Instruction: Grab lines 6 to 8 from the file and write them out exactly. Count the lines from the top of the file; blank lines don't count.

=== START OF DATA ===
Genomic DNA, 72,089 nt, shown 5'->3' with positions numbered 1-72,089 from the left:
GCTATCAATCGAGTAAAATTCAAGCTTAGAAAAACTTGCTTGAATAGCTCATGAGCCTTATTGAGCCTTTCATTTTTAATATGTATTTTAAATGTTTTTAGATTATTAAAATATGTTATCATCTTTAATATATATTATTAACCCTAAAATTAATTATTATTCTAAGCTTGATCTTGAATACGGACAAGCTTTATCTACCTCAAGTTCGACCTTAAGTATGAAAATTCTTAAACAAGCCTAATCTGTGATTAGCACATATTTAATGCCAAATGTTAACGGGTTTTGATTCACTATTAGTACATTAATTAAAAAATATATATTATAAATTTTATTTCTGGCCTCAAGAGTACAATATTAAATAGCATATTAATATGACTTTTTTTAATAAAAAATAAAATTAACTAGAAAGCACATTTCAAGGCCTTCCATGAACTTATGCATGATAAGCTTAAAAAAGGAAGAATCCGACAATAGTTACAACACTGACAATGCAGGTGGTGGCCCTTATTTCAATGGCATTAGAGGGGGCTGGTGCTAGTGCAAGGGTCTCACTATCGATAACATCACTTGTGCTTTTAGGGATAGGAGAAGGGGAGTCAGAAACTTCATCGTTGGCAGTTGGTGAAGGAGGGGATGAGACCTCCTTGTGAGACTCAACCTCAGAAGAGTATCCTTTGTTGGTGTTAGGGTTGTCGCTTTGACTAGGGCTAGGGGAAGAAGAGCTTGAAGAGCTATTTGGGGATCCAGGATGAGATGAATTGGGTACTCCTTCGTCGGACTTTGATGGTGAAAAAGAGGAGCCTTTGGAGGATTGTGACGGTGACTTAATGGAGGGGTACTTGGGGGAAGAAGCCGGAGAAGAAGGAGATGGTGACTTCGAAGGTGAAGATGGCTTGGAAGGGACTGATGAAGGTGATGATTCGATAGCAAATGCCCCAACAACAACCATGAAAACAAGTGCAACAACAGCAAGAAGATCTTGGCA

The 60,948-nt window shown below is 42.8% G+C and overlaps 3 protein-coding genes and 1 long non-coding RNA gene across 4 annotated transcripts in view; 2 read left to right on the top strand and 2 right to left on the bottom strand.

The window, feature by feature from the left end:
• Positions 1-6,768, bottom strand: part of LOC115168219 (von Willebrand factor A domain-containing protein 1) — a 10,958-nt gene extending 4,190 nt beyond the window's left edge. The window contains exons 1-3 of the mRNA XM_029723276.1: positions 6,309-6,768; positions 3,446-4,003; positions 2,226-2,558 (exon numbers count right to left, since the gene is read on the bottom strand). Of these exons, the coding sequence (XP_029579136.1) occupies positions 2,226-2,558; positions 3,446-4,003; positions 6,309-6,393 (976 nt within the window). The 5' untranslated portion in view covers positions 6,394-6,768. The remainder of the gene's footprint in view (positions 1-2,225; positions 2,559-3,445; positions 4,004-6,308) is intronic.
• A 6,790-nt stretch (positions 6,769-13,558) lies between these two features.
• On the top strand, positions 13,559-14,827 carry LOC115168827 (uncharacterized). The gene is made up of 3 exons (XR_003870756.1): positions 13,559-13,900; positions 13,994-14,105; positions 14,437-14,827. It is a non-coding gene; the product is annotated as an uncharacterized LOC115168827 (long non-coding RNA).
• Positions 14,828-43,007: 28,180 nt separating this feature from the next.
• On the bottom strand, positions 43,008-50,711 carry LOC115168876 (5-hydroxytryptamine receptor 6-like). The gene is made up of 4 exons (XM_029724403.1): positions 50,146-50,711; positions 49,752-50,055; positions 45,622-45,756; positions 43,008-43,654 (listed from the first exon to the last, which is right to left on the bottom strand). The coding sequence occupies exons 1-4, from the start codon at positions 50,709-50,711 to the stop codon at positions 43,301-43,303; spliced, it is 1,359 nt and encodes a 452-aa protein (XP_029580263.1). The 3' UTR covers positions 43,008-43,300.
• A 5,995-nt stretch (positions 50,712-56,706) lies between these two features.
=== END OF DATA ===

• A 6,790-nt stretch (positions 6,769-13,558) lies between these two features.
• On the top strand, positions 13,559-14,827 carry LOC115168827 (uncharacterized). The gene is made up of 3 exons (XR_003870756.1): positions 13,559-13,900; positions 13,994-14,105; positions 14,437-14,827. It is a non-coding gene; the product is annotated as an uncharacterized LOC115168827 (long non-coding RNA).
• Positions 14,828-43,007: 28,180 nt separating this feature from the next.